[7] The AFGE maintains that review of an arbitration decision in a mixed case is governed by the following language of subsection (f) of section 7121 of the CSRA:

In matters covered under sections 4303 and 7512 of this title which have been raised under the negotiated grievance procedure in accordance with this section, section 7703 of this title pertaining to judicial review shall apply to the award of an arbitrator in the same manner and under the same conditions as if the matter had been decided by the [MSPB].[1]

[8] 5 U.S.C. § 7121(f). A close reading of section 7121 in its entirety, however, makes clear that subsection (f) does not apply to a mixed case.

[9] Section 7121, divided into subsections (a) through (f), establishes in subsection (a) that a collective bargaining agreement affords the exclusive procedure for resolving a covered grievance between the employee and his employer unless the employee’s grievance falls under either subsection (d) or subsection (e). Subsection (d) applies when an employee is “affected by a prohibited personnel practice under section 2302(b)(1) of this title.”[2] Section 2302(b)(1) lists as prohibited personnel practices certain forms of discrimination. 5 U.S.C. § 2302(b)(1) (prohibiting discrimination based on race, color, religion, sex, national origin, age, disability, marital status or political affiliation). Because subsection (d) encompasses section 2302(b)(1) claims, it applies to pure discrimination cases and because it alludes to section 7702, as explained infra, it also applies to mixed cases. Unlike subsection (a), which makes the negotiated grievance procedure exclusive, subsection (d) directs an employee to make an initial election between the negotiated grievance procedure and “a statutory procedure.” 5 U.S.C. § 7121(d). In a pure discrimination case, the statutory procedure consists of the EEO complaint format under 42 U.S.C. § 2000e-16. See generally
29 C.F.R. § 1613 (1992). In a mixed case like Michniak’s, the statutory alternative is set forth in the multi-tiered and multiple choice procedure of section 7702 discussed earlier.

Page 334

[10] In contrast to subsection (d), subsection (e) does not encompass discrimination claims. Instead, it applies only to “matters covered under sections 4303 and 7512 of this title.”5 U.S.C. § 7121(e).[3] Section 4303 addresses actions based on unacceptable performance; section 7512 covers removals, reductions in grade or pay and certain furloughs and suspensions. Like subsection (d), subsection (e) also allows the employee to choose between the negotiated grievance procedure and the statutory procedure.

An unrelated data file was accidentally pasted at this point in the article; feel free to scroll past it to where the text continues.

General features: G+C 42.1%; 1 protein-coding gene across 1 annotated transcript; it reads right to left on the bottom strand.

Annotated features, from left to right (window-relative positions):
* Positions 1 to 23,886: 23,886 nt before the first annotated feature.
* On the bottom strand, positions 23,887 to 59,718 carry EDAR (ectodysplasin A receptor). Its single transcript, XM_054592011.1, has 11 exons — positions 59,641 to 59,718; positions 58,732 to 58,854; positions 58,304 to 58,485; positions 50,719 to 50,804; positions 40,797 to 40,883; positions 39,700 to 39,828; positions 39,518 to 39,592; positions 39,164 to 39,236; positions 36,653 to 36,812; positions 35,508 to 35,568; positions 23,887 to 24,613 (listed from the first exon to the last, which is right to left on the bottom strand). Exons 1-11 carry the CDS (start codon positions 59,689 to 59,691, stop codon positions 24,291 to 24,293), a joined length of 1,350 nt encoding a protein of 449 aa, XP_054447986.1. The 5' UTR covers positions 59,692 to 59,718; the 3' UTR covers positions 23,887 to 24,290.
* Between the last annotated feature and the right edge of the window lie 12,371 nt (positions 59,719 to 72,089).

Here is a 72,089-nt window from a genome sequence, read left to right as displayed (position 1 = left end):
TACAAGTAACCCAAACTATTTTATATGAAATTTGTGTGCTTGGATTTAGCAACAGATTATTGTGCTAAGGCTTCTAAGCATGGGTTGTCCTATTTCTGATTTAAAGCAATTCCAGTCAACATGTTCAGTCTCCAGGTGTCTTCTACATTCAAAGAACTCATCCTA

[11] It might be argued that a mixed case could fall under subsection (e) inasmuch as a mixed case includes job actions covered by sections 4303 or 7512 as well as discrimination claims. Subsection (e), however, contains language manifesting that it is inapplicable to a mixed case. It directs an employee who chooses the statutory procedure to section 7701, which contains the MSPB review route, rather than to section 7702, which sets forth the procedure to be followed in a mixed case. Subsection (d), in contrast, expressly refers to section 7702. To preserve the integrity of the structure of subsections (d) and (e) as separate statutory provisions, we must give effect to the different language used in those sections. Cf. Mountain States Tel. Telegraph Co. v. Pueblo of Santa Ana, 472 U.S. 237, 105 S.Ct. 2587, 86 L.Ed.2d 168 (1985) (statute must be interpreted to give meaning to all provisions). By so doing, we conclude that subsection (d) applies to mixed cases and that subsection (e) applies only to job actions, that is, cases arising under sections 4303 and 7512.

[12] We now come to subsection (f). It provides that:

In matters covered under sections 4303 and 7512 of this title which have been raised under the negotiated grievance procedure in accordance with this section, section 7703 of this title pertaining to judicial review shall apply to the award of an arbitrator in the same manner and under the same conditions as if the matter had been decided by the [MSPB].

[13] 5 U.S.C. § 7121(f). The AFGE argues that subsection (f) allows it to take the arbitrator’s decision to the district court without first seeking MSPB review. The beginning language of subsection (f), providing that it applies to “matters covered under sections 4303 and 7512,” is the same language that begins subsection (e) and therefore must be interpreted in pari materia to apply to the same class of cases covered by subsection (e). So interpreted, subsection (f), like subsection (e), applies only to job action (that is, nondiscrimination) cases.

[14] Given this reading of subsections (e) and (f), the only other source of authority for an employee to seek direct judicial review of an arbitration decision in a mixed case is subsection (d) itself. As noted earlier, it provides that “[s]election of the negotiated grievance procedure in no manner prejudices the right of an aggrieved employee to request the [MSPB] to review the final decision.” 5 U.S.C. § 7121(d). But subsection (d) does not expressly authorize direct judicial review of an arbitrator’s final decision. It does no more than allow the employee to seek MSPB review.[4] Thus, neither subsection (d), subsection (e) nor subsection (f) of section 7121 expressly gives the employee the right to direct judicial review of an arbitrator’s decision in a mixed case. The language in subsections (e) and (f) allowing direct judicial review applies only to nondiscrimination cases while subsection (d), which covers mixed cases, contains no language affording direct judicial review.